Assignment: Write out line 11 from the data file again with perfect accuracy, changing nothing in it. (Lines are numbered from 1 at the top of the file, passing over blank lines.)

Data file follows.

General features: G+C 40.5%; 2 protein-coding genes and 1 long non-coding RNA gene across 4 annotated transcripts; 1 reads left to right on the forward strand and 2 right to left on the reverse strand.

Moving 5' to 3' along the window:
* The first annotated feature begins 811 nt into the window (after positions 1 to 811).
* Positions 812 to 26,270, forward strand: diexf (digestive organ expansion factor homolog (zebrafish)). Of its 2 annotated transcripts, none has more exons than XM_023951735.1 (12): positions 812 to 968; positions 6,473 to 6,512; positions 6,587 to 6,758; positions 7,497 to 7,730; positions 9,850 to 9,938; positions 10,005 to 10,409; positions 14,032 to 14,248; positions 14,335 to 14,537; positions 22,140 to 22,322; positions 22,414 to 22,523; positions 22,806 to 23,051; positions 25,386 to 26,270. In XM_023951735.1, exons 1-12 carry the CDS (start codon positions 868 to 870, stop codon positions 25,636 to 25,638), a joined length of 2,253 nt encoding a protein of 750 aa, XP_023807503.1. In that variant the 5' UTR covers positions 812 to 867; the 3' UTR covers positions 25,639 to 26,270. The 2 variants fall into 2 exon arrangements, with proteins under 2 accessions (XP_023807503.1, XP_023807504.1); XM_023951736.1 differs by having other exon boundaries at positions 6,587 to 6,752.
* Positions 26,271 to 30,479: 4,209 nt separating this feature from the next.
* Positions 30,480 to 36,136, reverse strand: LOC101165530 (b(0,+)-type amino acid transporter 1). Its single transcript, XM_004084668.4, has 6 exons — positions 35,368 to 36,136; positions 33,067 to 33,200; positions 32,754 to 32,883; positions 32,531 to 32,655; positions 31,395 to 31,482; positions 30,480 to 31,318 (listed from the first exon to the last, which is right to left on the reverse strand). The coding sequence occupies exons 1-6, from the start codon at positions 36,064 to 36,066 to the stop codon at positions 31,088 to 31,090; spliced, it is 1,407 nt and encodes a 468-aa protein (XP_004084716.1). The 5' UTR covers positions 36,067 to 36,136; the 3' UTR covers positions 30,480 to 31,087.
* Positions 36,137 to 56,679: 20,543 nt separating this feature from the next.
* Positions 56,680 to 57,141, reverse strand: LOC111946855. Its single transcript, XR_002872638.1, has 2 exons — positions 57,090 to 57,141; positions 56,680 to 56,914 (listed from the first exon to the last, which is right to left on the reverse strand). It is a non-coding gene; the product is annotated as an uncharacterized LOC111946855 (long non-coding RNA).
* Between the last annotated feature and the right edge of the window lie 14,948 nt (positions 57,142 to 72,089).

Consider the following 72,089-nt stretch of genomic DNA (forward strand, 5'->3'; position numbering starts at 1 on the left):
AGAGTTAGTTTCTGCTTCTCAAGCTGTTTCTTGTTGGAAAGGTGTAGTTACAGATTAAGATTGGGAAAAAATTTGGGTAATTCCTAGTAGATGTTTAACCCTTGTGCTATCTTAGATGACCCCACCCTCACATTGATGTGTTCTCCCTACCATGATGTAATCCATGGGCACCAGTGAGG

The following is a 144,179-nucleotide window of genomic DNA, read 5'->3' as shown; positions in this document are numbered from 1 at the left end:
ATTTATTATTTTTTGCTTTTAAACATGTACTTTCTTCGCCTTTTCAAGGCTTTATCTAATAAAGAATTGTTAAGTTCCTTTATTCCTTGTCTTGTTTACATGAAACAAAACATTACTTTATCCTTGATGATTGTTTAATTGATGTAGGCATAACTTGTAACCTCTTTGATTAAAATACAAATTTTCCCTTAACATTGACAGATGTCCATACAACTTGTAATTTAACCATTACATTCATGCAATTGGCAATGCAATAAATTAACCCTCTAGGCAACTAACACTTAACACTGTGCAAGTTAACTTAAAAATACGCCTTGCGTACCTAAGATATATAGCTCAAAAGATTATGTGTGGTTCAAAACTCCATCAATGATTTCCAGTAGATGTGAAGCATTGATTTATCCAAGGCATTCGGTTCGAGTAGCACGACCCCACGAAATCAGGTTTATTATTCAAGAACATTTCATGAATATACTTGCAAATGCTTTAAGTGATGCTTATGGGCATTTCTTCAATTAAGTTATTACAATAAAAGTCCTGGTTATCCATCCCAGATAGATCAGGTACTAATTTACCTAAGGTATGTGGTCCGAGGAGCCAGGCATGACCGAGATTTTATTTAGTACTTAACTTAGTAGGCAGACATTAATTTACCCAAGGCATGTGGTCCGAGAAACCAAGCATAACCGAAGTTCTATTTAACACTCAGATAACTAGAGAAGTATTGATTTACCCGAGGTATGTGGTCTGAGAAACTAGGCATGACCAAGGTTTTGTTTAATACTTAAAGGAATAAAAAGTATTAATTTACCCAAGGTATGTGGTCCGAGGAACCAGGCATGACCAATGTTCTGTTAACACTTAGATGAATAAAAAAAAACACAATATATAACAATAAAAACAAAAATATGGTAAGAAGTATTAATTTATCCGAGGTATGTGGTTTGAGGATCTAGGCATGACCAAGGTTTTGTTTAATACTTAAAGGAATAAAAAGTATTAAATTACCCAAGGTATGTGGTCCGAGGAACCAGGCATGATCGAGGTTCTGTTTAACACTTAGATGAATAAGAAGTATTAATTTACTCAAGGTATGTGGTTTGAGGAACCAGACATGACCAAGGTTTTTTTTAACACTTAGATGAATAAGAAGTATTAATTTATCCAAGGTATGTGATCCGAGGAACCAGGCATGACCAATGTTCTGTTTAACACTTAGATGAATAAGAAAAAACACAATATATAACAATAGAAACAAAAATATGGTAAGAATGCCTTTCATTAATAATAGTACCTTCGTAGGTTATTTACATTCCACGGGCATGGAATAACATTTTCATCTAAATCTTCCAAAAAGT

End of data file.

AGAGTTAGTTTCTGCTTCTCAAGCTGTTTCTTGTTGGAAAGGTGTAGTTACAGATTAAGATTGGGAAAAAATTTGGGTAATTCCTAGTAGATGTTTAACCCTTGTGCTATCTTAGATGACCCCACCCTCACATTGATGTGTTCTCCCTACCATGATGTAATCCATGGGCACCAGTGAGG